To welcome this year’s incoming ASU freshmen, the Center for Meteorite Studies has partnered with the School of Earth and Space Exploration to dedicate a meteorite to the Class of 2020.
The Class of 2020's meteorite is actually a collection of spheres cut from the Gibeon iron meteorite. Gibeon was found in Namibia, in 1836, and belongs to the IVA group of iron meteorites. Iron meteorites likely originated in the cores of large asteroids. They are composed almost entirely of nickel-iron alloy, which is also a primary component of the Earth's core. The Widmanstätten pattern in iron meteorites reflects the solid-state diffusion of nickel during cooling, and is a three-dimensional pattern ordered on the faces of an octahedron. While this pattern is usually viewed on cut, polished, and etched flat pieces of iron meteorites, the form of the pattern depends on the orientation of the cut meteorite surface relative to the 3D ordered structure.
According to Center Research Professor and Collection Curator Laurence Garvie, "these iron meteorite spheres provide a unique opportunity to easily see the Widmanstätten pattern in three dimensions – they're an excellent teaching tool."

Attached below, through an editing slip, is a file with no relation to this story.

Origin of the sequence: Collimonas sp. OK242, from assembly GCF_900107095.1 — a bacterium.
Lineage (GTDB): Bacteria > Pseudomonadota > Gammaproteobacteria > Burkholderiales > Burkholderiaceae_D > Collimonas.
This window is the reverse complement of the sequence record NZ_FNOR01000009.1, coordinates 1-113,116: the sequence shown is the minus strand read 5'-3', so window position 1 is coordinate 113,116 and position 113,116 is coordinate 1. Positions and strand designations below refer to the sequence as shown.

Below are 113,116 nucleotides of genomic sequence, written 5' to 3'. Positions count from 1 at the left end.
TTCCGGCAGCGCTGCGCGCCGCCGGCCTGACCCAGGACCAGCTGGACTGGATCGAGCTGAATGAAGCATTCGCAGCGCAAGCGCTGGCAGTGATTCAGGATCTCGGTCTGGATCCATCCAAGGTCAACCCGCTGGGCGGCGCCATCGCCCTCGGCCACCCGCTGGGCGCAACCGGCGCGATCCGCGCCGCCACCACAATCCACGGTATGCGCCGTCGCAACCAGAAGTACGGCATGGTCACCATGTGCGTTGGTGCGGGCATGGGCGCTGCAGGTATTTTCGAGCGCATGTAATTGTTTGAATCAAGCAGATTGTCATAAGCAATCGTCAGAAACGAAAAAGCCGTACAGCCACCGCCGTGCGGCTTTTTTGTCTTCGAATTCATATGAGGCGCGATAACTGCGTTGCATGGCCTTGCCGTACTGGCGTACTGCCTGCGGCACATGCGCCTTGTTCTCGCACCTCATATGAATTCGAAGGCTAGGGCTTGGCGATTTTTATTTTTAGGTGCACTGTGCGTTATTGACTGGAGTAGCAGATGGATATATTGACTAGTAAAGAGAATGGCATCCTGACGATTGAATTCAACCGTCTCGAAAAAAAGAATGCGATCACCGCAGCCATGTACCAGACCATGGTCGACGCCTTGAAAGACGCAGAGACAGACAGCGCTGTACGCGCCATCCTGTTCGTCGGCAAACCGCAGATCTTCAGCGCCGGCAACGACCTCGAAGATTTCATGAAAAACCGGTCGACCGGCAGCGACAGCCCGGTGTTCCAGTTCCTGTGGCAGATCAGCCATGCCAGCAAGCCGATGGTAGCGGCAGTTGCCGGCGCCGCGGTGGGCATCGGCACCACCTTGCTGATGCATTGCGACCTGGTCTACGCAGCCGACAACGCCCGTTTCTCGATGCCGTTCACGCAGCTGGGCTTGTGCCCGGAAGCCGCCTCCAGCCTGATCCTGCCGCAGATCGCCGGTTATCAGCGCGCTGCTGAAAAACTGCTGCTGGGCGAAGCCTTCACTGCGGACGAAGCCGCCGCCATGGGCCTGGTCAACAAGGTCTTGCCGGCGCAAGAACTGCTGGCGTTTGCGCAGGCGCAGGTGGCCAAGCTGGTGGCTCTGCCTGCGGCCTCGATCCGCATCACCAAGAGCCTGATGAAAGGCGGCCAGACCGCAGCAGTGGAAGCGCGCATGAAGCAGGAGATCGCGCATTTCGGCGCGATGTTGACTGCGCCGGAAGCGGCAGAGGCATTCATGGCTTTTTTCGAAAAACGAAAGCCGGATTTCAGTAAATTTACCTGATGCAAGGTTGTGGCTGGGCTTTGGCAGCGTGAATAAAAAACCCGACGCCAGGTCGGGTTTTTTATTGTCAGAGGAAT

The full 3D complexity of the Widmanstätten structure is visible on the surface of a sphere cut from an iron meteorite, as shown in this image of a Gibeon sphere. Photo ⓒ ASU/CMS.
With over 40,000 individual specimens representing more than 2,000 distinct meteorite falls and finds, the Center for Meteorite Studies is home to the world's largest university-based meteorite collection. The collection is actively used for geological, planetary, and space science research throughout the world, and the Center's Meteorite Gallery, located on the second floor of ISTB4, is open to the public for self-guided tours Monday through Friday, from 9AM to 5PM, excluding ASU holidays.